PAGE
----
Tuesday, July 25, 2006

Ambiguous Feedback

I would love t get a set of drinking chess. In case you don't know what that is, this is what it looks like (photo taken from eBay, will take down if asked):



It plays just like regular chess, except that when you capture something, you must drink the alcoholic beverage inside the shotglass that serves as the piece you got.

suddenly, this game reminded me of a passage from a recent post by Gonzalo Frasca on how winning a game does not equals fun:
"However, try to pay attention at people playing party games, especially those involving performance such as DDR or Eye Toy: there's always some player who is really bad at the game but turns his goofyness into his strength."

My point is: from an objective point of view, drinking the beverage is a negative feedback: it makes you dizzy and it's more likely to make it hard to focus on the match. Right. But it could also be regarded as a reward, right? And something that helps you relaxing during such a tense game. A little bit like in Frasca's example, mild drunkenness can be an advantage - if not inside the game itself, at least within the social context surrounding it.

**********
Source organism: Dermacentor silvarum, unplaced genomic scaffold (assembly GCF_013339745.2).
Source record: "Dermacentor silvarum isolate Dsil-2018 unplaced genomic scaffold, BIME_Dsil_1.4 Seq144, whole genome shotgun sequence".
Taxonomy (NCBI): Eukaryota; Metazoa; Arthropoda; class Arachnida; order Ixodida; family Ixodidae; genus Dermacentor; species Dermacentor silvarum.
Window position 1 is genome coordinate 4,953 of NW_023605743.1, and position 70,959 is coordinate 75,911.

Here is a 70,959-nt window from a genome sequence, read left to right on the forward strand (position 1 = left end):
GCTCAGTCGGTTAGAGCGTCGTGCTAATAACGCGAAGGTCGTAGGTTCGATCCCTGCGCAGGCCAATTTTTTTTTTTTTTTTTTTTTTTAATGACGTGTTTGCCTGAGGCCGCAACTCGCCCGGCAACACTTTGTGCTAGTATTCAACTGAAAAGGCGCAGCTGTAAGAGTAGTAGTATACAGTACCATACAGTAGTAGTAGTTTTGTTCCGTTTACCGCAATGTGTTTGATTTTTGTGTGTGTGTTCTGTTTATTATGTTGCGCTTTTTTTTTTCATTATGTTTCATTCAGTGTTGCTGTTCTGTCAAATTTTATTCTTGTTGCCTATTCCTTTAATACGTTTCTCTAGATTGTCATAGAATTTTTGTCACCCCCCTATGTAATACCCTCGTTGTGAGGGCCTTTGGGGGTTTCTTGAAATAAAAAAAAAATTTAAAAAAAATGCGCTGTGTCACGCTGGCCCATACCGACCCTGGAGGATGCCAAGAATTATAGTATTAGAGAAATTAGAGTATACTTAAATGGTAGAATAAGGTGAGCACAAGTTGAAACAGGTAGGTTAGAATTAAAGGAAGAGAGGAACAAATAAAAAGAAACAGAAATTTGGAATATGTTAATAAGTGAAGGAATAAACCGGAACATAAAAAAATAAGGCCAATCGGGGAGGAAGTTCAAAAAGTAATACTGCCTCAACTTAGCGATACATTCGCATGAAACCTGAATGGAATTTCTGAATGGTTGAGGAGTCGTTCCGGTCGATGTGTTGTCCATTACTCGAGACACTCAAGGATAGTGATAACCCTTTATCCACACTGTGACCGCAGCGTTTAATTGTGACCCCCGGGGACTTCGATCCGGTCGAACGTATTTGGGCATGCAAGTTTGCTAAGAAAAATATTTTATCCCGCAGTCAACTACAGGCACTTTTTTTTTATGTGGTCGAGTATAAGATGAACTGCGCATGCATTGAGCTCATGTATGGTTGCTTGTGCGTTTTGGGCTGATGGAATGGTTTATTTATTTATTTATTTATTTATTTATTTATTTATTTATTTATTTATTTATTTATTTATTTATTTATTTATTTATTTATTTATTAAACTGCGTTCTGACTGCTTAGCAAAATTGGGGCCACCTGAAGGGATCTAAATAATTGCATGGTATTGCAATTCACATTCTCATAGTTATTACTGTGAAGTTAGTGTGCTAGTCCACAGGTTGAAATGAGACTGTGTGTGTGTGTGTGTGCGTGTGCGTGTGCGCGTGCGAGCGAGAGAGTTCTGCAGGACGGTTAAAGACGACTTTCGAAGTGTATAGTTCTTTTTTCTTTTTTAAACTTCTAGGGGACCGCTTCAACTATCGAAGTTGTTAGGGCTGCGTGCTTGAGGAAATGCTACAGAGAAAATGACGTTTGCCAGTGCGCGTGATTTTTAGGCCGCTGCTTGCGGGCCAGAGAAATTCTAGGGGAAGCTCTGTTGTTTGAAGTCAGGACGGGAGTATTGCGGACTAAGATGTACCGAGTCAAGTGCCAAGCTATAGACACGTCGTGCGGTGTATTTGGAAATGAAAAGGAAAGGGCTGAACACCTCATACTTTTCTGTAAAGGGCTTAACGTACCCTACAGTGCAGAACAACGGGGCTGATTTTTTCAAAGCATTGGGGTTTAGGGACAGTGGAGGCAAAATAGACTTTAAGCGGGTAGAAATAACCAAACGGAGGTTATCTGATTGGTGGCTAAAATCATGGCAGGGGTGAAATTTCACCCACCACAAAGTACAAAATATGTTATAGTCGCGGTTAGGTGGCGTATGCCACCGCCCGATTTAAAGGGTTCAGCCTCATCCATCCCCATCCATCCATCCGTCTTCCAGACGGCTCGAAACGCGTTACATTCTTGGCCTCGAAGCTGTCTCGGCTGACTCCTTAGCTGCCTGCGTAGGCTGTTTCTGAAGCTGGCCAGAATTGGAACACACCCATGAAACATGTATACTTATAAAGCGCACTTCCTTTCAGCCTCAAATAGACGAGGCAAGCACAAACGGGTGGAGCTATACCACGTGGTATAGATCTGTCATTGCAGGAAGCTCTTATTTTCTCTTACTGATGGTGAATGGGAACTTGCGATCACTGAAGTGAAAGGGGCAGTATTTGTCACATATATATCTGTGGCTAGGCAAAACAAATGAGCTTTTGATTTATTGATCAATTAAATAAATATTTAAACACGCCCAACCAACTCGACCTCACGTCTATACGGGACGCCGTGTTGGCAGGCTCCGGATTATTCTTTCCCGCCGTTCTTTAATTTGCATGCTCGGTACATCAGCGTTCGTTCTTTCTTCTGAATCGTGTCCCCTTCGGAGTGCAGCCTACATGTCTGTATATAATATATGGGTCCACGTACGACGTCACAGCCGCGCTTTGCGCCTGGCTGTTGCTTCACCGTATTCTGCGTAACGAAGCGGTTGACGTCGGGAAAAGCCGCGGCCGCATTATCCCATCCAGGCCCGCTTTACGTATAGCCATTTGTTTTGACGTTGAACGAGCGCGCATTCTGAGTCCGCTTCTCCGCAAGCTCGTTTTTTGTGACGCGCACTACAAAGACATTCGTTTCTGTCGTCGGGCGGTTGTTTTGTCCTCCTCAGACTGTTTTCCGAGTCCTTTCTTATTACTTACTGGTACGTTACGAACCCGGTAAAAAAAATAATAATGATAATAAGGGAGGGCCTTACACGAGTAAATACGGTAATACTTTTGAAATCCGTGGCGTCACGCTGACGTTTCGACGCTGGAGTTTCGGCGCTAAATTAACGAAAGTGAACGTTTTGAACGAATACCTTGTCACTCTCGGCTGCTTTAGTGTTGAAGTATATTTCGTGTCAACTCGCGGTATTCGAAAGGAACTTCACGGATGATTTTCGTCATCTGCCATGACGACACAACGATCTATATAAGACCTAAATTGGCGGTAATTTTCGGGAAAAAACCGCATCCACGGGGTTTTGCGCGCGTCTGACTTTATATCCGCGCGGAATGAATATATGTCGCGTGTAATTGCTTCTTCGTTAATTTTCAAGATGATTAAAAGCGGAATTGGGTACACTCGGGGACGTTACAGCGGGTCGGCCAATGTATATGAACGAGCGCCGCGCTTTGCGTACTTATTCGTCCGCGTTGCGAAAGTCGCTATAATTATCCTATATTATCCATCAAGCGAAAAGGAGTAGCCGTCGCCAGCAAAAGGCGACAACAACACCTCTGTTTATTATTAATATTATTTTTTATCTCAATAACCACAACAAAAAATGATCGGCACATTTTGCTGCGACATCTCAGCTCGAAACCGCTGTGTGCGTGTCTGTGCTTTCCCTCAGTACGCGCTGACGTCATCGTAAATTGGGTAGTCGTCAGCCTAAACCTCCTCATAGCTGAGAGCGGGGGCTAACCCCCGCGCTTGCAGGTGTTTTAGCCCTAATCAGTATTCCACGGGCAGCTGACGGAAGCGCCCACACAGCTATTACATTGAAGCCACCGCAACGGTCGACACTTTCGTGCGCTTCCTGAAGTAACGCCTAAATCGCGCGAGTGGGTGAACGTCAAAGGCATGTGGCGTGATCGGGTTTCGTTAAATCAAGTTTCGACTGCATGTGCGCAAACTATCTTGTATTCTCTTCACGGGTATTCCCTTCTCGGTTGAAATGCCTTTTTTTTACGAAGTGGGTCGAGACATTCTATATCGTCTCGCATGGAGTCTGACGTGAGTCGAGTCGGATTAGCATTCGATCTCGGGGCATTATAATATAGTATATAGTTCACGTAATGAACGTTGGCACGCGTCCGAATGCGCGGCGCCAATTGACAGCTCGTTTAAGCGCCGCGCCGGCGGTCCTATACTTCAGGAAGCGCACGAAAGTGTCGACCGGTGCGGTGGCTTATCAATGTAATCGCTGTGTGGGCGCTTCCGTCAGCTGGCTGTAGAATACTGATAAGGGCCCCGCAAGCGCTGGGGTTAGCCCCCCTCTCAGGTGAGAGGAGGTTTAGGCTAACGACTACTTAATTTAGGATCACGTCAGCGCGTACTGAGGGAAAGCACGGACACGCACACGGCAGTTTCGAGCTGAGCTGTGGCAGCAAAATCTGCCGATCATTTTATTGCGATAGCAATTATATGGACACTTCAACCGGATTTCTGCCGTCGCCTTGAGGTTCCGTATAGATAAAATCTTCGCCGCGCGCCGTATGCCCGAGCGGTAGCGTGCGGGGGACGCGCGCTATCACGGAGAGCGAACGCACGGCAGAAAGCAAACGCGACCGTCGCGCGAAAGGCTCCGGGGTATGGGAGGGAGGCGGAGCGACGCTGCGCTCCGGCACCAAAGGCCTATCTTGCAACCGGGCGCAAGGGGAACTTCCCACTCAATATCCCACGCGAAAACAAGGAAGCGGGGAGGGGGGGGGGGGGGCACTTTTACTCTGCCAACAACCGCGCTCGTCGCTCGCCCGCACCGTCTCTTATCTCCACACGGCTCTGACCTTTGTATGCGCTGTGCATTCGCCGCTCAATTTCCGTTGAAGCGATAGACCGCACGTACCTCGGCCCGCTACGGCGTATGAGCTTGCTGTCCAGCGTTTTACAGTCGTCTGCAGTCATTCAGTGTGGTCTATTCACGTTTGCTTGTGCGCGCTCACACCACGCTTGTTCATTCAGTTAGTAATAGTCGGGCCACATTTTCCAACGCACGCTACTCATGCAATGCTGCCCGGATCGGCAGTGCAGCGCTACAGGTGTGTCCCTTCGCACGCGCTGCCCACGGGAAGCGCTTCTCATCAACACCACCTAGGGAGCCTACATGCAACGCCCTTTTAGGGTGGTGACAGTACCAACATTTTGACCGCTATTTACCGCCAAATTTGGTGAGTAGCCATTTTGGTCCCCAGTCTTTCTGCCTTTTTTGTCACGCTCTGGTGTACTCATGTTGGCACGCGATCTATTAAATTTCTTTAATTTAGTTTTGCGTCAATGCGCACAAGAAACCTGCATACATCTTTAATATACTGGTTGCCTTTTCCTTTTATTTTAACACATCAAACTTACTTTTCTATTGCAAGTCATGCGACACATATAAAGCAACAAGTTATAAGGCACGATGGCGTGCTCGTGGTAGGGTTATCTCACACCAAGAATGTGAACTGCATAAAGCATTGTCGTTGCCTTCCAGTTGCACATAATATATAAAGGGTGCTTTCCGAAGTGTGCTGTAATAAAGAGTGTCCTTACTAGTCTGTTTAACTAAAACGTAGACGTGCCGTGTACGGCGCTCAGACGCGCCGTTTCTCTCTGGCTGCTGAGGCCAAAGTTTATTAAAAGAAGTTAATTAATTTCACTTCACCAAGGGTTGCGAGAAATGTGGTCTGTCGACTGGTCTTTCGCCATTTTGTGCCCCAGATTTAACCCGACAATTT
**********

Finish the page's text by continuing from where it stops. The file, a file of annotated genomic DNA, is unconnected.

Punishment or reward? I bet that, after capturing a couple of pawns, players will show mixed reactions to the drinking feedback, not sure if they should be happy or worried.

And maybe this kind of ambiguity is something that should be more explored in games.

2 comments:

Patrick Dugan said...

It should be capturing a piece causes your opponent to have to drink, so you can use a secondary strategy of getting your opponent drunk by easy pawn kills.

chico queiroz said...

Nice twist. That would transform the drinking part into positive feedback, then. Of course, unless you are the one supplying drinks. ;)

Hey, maybe you should combine drinking chess with your latest card game, Drink 'til S/he's Cute...

Copyright, Chico Queiroz